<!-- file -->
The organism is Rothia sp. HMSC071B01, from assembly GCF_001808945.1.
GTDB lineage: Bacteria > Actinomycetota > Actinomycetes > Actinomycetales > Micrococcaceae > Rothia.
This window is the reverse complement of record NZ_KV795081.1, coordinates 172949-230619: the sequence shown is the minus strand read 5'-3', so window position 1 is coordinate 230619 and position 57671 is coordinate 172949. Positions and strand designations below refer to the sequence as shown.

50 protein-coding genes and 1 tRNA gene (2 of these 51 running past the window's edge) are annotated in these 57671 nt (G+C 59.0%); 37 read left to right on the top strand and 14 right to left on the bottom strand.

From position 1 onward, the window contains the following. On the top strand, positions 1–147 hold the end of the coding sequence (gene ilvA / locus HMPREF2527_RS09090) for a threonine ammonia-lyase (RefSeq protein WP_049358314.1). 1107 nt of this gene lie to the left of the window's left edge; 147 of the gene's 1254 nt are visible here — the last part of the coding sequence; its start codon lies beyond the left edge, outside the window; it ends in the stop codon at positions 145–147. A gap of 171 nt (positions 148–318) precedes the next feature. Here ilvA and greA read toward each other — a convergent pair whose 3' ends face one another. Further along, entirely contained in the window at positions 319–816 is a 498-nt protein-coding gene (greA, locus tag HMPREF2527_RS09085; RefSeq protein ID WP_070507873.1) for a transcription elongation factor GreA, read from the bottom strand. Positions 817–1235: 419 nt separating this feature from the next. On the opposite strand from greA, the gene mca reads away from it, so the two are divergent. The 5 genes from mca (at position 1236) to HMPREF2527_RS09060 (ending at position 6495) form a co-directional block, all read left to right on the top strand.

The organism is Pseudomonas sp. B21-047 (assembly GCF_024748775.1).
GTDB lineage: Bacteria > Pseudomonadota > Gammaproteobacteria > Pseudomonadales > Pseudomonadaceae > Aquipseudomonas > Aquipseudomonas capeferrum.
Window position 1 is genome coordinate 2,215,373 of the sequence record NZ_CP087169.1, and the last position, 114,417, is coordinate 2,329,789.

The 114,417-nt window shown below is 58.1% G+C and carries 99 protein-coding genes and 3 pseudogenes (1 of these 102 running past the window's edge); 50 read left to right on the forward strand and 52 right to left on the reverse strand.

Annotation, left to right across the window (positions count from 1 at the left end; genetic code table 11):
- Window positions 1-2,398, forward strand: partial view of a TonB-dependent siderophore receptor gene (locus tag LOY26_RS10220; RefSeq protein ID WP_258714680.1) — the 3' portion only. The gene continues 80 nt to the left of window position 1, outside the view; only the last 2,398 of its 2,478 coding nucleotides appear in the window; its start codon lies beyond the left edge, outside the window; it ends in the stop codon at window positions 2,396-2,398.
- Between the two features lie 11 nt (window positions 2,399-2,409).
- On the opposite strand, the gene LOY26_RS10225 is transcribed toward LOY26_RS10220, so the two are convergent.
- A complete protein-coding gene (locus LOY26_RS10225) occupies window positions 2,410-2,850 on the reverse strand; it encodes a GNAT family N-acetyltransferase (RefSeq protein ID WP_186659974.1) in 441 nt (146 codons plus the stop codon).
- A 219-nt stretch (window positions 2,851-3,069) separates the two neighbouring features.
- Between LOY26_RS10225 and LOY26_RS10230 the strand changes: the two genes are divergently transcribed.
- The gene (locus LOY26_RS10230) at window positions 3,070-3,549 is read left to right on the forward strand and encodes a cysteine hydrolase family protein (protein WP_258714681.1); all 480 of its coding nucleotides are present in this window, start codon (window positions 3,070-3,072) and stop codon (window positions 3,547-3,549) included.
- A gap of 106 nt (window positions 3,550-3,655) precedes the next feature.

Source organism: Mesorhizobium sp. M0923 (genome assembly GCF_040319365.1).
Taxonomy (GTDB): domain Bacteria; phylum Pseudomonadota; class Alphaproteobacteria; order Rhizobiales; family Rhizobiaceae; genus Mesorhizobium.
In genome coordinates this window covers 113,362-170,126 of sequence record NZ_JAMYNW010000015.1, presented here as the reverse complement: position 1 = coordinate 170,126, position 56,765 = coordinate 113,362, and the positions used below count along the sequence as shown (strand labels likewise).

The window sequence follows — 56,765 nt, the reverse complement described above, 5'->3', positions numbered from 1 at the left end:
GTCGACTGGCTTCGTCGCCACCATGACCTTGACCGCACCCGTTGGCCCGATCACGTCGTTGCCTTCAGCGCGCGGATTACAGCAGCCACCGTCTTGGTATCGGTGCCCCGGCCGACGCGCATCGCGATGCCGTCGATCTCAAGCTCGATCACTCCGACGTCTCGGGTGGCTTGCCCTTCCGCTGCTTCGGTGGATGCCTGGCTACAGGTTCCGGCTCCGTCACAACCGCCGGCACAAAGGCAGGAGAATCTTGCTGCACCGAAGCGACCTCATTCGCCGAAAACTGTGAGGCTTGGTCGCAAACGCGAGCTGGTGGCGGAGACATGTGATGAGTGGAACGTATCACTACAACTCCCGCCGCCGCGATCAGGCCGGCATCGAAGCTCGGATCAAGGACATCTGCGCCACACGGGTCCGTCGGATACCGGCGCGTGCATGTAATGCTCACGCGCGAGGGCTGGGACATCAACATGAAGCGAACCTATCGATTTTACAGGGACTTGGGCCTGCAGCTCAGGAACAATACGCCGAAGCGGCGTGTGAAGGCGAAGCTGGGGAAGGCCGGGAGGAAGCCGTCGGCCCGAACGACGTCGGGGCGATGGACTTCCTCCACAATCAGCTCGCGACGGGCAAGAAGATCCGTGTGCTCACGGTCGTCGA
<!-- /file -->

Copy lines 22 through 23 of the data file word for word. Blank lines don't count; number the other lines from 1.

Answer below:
The window sequence follows — 56,765 nt, the reverse complement described above, 5'->3', positions numbered from 1 at the left end:
GTCGACTGGCTTCGTCGCCACCATGACCTTGACCGCACCCGTTGGCCCGATCACGTCGTTGCCTTCAGCGCGCGGATTACAGCAGCCACCGTCTTGGTATCGGTGCCCCGGCCGACGCGCATCGCGATGCCGTCGATCTCAAGCTCGATCACTCCGACGTCTCGGGTGGCTTGCCCTTCCGCTGCTTCGGTGGATGCCTGGCTACAGGTTCCGGCTCCGTCACAACCGCCGGCACAAAGGCAGGAGAATCTTGCTGCACCGAAGCGACCTCATTCGCCGAAAACTGTGAGGCTTGGTCGCAAACGCGAGCTGGTGGCGGAGACATGTGATGAGTGGAACGTATCACTACAACTCCCGCCGCCGCGATCAGGCCGGCATCGAAGCTCGGATCAAGGACATCTGCGCCACACGGGTCCGTCGGATACCGGCGCGTGCATGTAATGCTCACGCGCGAGGGCTGGGACATCAACATGAAGCGAACCTATCGATTTTACAGGGACTTGGGCCTGCAGCTCAGGAACAATACGCCGAAGCGGCGTGTGAAGGCGAAGCTGGGGAAGGCCGGGAGGAAGCCGTCGGCCCGAACGACGTCGGGGCGATGGACTTCCTCCACAATCAGCTCGCGACGGGCAAGAAGATCCGTGTGCTCACGGTCGTCGA